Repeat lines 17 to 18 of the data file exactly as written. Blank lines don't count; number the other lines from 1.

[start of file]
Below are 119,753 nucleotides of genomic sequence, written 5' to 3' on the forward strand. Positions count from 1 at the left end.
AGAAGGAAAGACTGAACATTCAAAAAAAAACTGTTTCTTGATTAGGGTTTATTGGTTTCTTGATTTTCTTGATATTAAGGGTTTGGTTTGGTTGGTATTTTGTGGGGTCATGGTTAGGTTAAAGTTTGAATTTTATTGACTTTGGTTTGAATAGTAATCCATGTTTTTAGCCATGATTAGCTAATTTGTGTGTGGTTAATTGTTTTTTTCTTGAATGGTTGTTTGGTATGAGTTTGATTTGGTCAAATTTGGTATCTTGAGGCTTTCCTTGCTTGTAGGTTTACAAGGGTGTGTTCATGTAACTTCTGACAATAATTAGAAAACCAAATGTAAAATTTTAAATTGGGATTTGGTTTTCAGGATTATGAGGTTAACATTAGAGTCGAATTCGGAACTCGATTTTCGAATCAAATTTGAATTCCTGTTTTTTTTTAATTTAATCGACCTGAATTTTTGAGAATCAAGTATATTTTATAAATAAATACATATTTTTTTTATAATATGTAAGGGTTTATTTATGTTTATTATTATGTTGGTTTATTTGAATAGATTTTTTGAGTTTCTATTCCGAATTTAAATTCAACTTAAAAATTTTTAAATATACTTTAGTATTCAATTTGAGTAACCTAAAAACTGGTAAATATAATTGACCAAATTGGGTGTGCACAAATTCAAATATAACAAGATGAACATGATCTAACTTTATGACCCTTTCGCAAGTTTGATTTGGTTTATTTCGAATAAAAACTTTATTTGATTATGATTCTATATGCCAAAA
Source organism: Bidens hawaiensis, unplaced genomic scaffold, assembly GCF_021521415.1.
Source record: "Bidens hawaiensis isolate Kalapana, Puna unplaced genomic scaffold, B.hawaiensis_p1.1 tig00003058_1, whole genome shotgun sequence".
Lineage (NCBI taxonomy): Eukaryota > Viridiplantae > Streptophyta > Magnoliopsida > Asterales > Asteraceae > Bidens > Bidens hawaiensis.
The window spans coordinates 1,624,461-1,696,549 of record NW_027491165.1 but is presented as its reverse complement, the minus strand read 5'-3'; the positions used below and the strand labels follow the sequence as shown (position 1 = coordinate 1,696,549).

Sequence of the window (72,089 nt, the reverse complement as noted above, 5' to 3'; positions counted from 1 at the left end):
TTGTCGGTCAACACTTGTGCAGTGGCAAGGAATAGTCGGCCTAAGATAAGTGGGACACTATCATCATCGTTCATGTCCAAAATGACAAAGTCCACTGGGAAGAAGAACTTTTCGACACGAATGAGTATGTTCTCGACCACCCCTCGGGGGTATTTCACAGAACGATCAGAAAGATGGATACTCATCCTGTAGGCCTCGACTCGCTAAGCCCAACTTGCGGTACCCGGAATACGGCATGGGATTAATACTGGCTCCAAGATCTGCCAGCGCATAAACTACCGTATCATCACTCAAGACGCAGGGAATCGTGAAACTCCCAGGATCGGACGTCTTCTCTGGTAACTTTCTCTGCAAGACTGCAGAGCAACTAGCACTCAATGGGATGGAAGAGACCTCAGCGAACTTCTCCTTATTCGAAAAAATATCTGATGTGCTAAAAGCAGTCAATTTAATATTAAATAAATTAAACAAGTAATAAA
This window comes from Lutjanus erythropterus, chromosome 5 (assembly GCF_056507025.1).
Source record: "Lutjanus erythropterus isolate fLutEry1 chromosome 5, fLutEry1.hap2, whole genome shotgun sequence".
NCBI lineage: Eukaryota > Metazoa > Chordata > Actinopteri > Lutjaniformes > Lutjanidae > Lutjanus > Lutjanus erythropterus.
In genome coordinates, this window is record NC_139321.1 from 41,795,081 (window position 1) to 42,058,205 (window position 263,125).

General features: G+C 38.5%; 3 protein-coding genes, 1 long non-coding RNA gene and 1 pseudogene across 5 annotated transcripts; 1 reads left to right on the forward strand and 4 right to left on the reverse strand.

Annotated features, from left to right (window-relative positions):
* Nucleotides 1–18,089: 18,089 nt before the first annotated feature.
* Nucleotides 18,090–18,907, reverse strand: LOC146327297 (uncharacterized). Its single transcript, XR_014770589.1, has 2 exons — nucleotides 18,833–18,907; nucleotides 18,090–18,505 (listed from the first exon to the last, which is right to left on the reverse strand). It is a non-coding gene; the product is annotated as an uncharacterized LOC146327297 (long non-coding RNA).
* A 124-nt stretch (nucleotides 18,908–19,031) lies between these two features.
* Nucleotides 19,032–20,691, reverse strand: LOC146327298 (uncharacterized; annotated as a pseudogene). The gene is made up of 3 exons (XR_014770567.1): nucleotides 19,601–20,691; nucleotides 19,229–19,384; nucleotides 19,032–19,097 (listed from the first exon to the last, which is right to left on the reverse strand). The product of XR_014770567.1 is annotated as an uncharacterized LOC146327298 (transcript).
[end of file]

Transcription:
* A 124-nt stretch (nucleotides 18,908–19,031) lies between these two features.
* Nucleotides 19,032–20,691, reverse strand: LOC146327298 (uncharacterized; annotated as a pseudogene). The gene is made up of 3 exons (XR_014770567.1): nucleotides 19,601–20,691; nucleotides 19,229–19,384; nucleotides 19,032–19,097 (listed from the first exon to the last, which is right to left on the reverse strand). The product of XR_014770567.1 is annotated as an uncharacterized LOC146327298 (transcript).